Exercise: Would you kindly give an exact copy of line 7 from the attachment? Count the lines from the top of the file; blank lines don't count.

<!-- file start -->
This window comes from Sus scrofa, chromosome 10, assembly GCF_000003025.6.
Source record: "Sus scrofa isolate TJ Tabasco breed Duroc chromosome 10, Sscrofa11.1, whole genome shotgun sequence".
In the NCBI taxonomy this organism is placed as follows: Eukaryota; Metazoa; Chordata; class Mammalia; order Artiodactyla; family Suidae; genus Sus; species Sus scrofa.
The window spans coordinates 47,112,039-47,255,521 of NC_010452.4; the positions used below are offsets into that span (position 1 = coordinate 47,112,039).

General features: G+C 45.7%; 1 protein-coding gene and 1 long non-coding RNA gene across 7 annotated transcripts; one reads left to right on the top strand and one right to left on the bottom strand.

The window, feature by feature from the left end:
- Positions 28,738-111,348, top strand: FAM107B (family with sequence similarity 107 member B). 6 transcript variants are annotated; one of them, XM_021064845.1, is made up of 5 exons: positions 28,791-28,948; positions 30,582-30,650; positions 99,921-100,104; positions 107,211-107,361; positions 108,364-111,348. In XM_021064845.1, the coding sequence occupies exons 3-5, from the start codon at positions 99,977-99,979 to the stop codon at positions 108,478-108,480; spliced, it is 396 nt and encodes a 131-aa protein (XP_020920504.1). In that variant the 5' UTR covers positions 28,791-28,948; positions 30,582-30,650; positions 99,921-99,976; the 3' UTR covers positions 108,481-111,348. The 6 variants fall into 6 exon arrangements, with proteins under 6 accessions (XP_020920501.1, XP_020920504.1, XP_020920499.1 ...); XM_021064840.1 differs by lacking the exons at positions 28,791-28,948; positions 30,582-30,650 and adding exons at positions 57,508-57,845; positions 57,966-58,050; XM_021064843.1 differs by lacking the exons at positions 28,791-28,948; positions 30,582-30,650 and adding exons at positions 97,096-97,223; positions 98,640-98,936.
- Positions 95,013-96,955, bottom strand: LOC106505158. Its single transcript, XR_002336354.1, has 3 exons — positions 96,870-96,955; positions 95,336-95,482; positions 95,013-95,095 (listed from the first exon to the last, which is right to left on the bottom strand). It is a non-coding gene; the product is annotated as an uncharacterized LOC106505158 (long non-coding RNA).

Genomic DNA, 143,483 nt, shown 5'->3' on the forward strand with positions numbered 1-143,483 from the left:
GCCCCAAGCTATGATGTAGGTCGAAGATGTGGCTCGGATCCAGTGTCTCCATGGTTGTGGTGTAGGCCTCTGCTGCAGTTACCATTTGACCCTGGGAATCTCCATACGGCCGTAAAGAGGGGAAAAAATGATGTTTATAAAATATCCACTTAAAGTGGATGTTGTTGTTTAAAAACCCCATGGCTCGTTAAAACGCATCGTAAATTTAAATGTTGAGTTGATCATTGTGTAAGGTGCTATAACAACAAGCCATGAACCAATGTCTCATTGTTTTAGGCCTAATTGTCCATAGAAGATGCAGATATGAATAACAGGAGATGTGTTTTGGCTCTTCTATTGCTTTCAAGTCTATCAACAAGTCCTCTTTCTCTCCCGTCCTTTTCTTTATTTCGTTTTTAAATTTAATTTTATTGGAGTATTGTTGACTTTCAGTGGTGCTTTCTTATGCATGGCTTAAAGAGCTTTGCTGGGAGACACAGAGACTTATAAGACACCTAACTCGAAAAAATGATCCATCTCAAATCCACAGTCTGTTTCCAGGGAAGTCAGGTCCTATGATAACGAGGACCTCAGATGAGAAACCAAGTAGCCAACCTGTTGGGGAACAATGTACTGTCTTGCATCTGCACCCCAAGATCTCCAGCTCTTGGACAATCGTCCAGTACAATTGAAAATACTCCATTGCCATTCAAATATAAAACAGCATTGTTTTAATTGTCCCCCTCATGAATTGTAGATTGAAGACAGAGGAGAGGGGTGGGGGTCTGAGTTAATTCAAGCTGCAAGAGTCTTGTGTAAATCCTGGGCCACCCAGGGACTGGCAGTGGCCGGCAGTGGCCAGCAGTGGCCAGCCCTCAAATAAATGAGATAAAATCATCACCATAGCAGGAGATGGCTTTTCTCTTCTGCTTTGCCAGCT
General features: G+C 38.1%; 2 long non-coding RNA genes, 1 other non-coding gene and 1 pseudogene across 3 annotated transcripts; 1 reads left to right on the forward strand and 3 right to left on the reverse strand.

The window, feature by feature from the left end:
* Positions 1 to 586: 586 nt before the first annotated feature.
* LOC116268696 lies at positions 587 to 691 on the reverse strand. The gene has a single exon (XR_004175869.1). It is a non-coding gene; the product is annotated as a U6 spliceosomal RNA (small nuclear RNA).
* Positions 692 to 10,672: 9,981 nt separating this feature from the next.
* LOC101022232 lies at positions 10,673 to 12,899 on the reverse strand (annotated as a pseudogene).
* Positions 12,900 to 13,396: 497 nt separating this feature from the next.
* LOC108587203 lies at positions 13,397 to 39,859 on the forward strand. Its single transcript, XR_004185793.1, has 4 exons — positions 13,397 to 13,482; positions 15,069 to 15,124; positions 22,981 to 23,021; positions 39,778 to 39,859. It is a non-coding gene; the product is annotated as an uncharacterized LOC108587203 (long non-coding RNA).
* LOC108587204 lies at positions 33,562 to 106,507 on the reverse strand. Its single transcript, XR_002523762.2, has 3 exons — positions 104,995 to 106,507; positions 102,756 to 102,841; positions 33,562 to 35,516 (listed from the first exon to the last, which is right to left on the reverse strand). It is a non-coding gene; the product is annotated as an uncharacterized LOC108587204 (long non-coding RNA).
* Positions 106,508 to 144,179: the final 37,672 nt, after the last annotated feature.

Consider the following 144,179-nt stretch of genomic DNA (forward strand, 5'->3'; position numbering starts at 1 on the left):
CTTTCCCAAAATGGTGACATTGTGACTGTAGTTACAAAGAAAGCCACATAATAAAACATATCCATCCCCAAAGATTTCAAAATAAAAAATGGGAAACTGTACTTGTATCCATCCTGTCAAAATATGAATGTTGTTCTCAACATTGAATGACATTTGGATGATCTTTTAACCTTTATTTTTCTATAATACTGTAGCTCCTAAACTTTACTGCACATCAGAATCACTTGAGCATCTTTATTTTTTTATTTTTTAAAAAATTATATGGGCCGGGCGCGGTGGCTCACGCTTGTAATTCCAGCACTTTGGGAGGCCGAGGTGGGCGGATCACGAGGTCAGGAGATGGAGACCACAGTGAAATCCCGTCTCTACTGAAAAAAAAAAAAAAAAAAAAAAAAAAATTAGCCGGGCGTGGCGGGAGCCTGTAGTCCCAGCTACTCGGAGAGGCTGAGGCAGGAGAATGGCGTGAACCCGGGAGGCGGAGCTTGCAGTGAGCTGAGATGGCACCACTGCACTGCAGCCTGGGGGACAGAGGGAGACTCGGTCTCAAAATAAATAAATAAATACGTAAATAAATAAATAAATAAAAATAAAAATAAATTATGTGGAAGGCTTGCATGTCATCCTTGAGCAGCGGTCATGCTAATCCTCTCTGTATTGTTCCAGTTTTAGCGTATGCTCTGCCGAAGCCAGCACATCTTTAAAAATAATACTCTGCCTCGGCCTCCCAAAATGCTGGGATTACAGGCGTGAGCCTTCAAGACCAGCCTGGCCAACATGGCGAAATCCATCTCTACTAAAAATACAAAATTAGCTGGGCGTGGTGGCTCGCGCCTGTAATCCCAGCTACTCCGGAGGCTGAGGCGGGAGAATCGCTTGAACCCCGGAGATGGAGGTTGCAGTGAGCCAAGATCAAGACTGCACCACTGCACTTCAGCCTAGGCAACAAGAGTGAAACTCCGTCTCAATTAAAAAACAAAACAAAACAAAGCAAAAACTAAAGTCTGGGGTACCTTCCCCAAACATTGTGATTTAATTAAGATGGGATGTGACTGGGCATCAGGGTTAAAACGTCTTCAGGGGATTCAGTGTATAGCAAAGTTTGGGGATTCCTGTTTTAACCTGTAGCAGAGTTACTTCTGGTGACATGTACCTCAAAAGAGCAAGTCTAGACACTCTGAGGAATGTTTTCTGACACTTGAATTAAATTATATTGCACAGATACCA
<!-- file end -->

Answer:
- Positions 28,738-111,348, top strand: FAM107B (family with sequence similarity 107 member B). 6 transcript variants are annotated; one of them, XM_021064845.1, is made up of 5 exons: positions 28,791-28,948; positions 30,582-30,650; positions 99,921-100,104; positions 107,211-107,361; positions 108,364-111,348. In XM_021064845.1, the coding sequence occupies exons 3-5, from the start codon at positions 99,977-99,979 to the stop codon at positions 108,478-108,480; spliced, it is 396 nt and encodes a 131-aa protein (XP_020920504.1). In that variant the 5' UTR covers positions 28,791-28,948; positions 30,582-30,650; positions 99,921-99,976; the 3' UTR covers positions 108,481-111,348. The 6 variants fall into 6 exon arrangements, with proteins under 6 accessions (XP_020920501.1, XP_020920504.1, XP_020920499.1 ...); XM_021064840.1 differs by lacking the exons at positions 28,791-28,948; positions 30,582-30,650 and adding exons at positions 57,508-57,845; positions 57,966-58,050; XM_021064843.1 differs by lacking the exons at positions 28,791-28,948; positions 30,582-30,650 and adding exons at positions 97,096-97,223; positions 98,640-98,936.